Maintaining the determination to continue practicing a kind of journalism that monitors and denounces a regime — a regime that has been accused of committing crimes against humanity — turns you into a bit of a downer. Friendships become more strained, or continue clandestinely, as a way of marking distance from you. People want to protect themselves from a repression that appears to have no limits.

When someone visits, they don’t even post a photo with me, for “protection.” My family takes the same precautions. There’s a special gravity that surrounds the loss of family members, because you’re even more alone in exile and banishment. It hurts to lose that connection with the people you love, but — far from reproaching them — I’m convinced that it’s what should be done. It’s logical.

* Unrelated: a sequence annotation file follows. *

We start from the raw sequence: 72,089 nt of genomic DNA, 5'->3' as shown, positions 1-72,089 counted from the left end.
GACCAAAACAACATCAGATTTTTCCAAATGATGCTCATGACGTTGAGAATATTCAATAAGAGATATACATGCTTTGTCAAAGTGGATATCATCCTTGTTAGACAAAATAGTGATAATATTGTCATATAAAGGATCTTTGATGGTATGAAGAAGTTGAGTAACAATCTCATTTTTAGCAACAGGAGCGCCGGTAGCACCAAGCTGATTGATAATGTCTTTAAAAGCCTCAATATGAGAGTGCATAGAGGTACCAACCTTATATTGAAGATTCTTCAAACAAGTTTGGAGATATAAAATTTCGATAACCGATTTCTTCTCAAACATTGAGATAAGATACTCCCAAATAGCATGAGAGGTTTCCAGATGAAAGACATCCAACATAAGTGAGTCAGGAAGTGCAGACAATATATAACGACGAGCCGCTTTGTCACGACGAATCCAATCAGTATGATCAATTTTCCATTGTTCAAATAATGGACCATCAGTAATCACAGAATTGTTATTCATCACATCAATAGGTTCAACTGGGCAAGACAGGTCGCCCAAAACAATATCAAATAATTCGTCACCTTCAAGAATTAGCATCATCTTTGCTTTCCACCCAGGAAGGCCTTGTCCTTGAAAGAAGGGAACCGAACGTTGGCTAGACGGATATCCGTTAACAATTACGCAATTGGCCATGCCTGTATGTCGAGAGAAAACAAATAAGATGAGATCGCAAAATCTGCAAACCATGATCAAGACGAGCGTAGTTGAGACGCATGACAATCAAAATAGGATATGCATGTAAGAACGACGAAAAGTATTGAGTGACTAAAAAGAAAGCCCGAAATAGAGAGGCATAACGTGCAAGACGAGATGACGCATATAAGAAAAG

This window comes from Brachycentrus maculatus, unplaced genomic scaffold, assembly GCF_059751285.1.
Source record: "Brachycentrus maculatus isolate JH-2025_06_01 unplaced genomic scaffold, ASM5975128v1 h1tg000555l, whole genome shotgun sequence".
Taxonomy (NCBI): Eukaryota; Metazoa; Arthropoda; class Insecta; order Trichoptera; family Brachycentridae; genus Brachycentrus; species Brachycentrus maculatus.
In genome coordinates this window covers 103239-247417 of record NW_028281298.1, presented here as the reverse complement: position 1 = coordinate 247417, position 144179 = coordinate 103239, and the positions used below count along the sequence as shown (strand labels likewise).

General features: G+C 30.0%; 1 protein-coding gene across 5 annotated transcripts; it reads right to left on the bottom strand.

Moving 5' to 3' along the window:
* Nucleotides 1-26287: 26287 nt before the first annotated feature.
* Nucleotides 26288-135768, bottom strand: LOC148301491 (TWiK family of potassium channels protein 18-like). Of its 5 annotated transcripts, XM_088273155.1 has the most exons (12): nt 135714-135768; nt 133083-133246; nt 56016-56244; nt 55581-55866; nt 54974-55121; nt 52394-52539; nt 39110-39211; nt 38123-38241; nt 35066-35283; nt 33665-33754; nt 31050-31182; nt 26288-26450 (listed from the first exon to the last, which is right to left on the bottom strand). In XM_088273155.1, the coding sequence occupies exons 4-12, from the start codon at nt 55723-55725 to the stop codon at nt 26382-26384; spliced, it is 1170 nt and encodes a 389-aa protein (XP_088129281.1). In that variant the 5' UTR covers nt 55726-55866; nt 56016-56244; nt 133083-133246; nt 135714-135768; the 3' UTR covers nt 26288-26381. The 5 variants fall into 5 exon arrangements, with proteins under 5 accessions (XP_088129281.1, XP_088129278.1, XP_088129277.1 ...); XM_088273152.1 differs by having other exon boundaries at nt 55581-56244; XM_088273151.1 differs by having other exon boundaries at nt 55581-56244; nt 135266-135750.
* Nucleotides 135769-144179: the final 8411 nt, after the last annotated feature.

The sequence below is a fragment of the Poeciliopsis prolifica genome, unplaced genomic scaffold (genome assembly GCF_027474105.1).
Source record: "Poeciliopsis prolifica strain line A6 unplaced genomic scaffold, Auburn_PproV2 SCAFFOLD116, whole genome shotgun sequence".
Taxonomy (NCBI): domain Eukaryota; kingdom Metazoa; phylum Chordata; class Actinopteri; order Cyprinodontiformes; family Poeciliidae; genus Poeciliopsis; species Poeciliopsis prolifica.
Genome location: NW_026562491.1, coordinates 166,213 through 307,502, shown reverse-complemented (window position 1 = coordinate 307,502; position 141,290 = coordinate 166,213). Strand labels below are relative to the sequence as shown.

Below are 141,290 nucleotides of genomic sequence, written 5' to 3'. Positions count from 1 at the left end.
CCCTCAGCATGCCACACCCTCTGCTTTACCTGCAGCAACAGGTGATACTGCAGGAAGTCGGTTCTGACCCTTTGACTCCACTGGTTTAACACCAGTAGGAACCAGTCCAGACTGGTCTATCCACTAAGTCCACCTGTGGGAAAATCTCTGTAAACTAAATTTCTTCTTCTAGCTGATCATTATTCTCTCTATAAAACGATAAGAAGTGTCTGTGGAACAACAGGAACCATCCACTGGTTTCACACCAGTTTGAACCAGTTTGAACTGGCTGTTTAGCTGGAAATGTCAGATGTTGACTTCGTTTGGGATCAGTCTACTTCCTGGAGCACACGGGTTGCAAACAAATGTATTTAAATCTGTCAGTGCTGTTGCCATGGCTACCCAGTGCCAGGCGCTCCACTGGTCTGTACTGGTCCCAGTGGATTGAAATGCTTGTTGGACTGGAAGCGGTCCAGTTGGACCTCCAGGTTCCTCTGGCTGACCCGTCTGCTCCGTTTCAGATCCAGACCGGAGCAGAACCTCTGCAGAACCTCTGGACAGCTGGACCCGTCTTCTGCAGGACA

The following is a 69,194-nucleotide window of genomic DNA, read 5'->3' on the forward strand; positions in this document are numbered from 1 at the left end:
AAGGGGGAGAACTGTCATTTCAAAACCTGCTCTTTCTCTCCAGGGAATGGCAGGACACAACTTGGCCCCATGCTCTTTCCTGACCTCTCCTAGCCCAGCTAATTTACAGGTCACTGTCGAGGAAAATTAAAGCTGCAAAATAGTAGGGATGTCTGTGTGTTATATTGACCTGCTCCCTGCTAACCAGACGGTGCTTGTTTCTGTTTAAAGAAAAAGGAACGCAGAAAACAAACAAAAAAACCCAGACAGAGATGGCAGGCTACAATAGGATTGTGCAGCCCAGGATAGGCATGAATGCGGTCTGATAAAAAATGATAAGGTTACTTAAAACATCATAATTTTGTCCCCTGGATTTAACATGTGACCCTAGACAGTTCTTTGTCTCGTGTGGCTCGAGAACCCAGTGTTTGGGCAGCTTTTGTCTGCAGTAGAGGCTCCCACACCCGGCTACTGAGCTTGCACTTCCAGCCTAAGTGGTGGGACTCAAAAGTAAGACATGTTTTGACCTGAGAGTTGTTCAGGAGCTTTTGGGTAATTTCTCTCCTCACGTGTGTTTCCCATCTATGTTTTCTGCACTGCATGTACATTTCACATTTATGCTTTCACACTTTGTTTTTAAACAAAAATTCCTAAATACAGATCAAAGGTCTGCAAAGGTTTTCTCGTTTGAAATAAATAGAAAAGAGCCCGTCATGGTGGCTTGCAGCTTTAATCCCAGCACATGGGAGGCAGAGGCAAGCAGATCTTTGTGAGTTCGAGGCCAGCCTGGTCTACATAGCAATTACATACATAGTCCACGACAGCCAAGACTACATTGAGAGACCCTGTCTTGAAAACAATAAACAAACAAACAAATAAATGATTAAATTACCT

On the other hand, there are those who were once essential to resisting the regime while in exile, but they eventually got fed up with this story that never seems to end. They’ve abandoned us — they’ve moved into other fields, where the daily effort of wanting to rescue Nicaragua is no longer the norm. They want to escape from exile.

Over the last year, I’ve questioned myself a lot. This turmoil seems inevitable to me, although I know that this exile isn’t my fault. For example, why do I continue doing journalism? Seriously, why continue doing journalism, when they take almost everything away from you? They take away your country, your family, your friends and even the possibility of being able to bury your grandparents. They freeze your bank accounts, declare you a fugitive from justice, defame you, attack you, persecute your parents... Why?